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How to exclude AccountController in MVC5 application?

Jan 28, 2015 at 11:52 PM
Just putting together a demo application that uses SimpleInjector with an out-of-the-box ASP.NET MVC 5 + Identity application.

Getting exceptions related to the AccountController and I was wondering if there was a way to simple exclude it so SI doesn't even look at it?

Thanks - wg
Jan 29, 2015 at 7:50 AM
Can you supply us with more information? Things such as your configuration and detailed information about the exception (message, type, stack trace of the exception and inner exceptions) would be very helpful.
Jan 29, 2015 at 5:14 PM
Thanks for the reply.

Basically, I'm getting all the exceptions described in this thread about duplicate constructors, SI knowing about ApplicationUserManager, ApplicationSignInManager, etc.... For the sake of the demo, I just want SI to leave this crap, I mean wonderfully discombobulated and overly-complicated wonderful authentication feature, alone.

In other words, insofar as AccountController and ManageController and all the other wonderful OWIN bits, I just want SI to leave it alone rather than go through all the hoopla described in the aforementioned thread.

As an aside, are folks really using the default Identity crap in their apps with SI (or any other IoC)? If not, I'd be interested in what folks are doing because frankly, I think its a mess.

Thanks -wg
Jan 29, 2015 at 11:22 PM
Edited Jan 29, 2015 at 11:24 PM
I understand your frustration. I took me a lot of research to figure out how Identity works. It is obviously something we've never seen before. I personally have no experience with it's predecessor: MembershipProvider, so for me a research was necessary eitherway. Disadvantage of my research was that it was/is pretty new and therefore there was not so much information to do research on.

In my quest for information I talked to different people which had experience with Identity. All of them had the same initial opinion on Identity. But after some work to get to know this new framework they were all very enthusiastic, because of the following differences with MembershipProvider:
  • It is extensible - you can have Id to be int, Guid, String, whatever else.
  • You define your own User object, you can add there whatever you need.
  • You can provide your own storage mechanisms: Azure Tables, MySql, RavenDb, MongoDb, etc.
  • You can do unit testing or integration testing. All my login and account management commands/queries are fully tested.
  • Claims are a bliss. With MembershipProvider you had to have so-many hacks to get the same functionality as you do now with claims (this comment is borrowed as I have no experience with MembershipProvider and/or Claims).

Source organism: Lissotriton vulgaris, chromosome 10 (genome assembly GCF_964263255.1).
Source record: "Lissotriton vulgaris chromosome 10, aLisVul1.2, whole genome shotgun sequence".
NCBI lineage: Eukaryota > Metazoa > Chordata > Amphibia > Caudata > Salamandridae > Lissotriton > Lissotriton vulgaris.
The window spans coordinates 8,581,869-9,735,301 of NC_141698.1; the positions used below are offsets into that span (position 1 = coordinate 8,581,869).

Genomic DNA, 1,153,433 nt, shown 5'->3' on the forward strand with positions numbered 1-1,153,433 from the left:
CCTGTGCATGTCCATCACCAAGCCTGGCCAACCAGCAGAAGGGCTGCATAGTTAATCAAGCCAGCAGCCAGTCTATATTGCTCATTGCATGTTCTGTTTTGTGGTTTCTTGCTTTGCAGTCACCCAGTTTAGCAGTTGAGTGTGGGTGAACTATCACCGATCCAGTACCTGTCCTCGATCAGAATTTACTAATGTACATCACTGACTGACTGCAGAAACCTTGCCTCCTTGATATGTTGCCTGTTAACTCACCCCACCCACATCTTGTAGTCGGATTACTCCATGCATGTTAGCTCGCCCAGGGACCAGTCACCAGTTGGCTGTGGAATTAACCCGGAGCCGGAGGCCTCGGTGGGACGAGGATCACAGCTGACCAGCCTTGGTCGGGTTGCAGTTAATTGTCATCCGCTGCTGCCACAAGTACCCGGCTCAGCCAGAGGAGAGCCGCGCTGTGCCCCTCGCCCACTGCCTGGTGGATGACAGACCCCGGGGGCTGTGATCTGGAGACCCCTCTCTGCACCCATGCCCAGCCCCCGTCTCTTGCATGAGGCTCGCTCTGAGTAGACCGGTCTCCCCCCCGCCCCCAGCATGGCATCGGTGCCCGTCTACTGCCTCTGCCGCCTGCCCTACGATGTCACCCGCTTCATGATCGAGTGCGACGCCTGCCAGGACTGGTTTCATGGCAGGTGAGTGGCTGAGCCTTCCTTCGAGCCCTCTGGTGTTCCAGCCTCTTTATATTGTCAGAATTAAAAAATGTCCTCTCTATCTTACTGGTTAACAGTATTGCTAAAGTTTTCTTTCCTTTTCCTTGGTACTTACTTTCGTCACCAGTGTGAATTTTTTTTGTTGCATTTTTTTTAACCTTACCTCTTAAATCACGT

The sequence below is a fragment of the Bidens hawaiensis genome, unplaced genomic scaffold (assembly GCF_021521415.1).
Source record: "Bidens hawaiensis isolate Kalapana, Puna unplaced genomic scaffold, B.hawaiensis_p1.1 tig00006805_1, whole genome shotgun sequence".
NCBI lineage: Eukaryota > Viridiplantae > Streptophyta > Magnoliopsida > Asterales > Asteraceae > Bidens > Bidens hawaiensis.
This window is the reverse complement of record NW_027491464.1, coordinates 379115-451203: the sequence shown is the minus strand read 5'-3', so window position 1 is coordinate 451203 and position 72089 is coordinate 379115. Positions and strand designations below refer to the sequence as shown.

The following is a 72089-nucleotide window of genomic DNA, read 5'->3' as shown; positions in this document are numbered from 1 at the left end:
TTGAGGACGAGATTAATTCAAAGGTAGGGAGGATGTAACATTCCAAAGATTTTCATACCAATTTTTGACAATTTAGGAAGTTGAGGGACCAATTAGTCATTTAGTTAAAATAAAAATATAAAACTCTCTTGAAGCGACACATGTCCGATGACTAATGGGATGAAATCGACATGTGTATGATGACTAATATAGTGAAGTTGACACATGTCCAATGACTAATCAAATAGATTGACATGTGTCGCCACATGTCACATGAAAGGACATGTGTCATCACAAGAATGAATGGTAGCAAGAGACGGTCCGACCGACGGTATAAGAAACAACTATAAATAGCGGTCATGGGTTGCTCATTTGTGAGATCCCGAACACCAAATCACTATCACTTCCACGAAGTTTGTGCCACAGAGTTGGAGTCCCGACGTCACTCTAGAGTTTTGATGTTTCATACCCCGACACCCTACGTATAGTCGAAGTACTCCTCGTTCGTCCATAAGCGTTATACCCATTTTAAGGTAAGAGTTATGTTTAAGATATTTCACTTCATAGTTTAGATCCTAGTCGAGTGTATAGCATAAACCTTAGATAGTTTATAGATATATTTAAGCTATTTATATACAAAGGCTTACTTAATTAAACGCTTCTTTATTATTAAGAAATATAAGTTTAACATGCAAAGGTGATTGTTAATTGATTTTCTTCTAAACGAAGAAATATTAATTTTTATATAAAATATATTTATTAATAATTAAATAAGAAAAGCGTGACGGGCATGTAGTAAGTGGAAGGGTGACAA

All this could not be done with MembershipProvider.

The combination of Identity with Owin and the strange way Owin does something which looks like Dependency Injection makes it very difficult to understand. There are a lot of 'things' I disagree on in the design of Owin, but that is actually a different subject, although when you take your first look on Identity it is not clear where the boundary between Owin and Identity actually lies.

All that being said, yes I use Identity with great pleasure in my projects (Sometimes biting my lip when it comes to Owin and the Owin pipeline…).
When you get the hang of it, implementing the suggestions in the already mentioned blog discussing which adjustments to make to get it up and running is no more than 20 minutes of work.

Simple Injector has no, by my knowledge, mechanism to skip a certain instance. Nevertheless you could ‘skip’, or control, it yourself like this:
    container.RegisterMvcControllers(Assembly.GetExecutingAssembly());

    container.Options.AllowOverridingRegistrations = true;

    container.RegisterPerWebRequest<AccountController>(() =>
                {
                    var accountController = new AccountController();
                    //do something with accountcontroller
                    return accountController;
                });

    container.Options.AllowOverridingRegistrations = false
What is happening here is that we temporary allow overriding already registered objects and replace the existing registration with our own. We than have the possibility to register a delegate in which we can supply whatever initialization you need. You still need the AccountController to have a single constructor. You could decide that to be the default constructor and use the built-in (from the template) service locator anti pattern to resolve the authentication manager, and application user manager.

If you would use that approach, there is no need to override the registration. This is only necessary if you need to do some custom initialization or what so ever.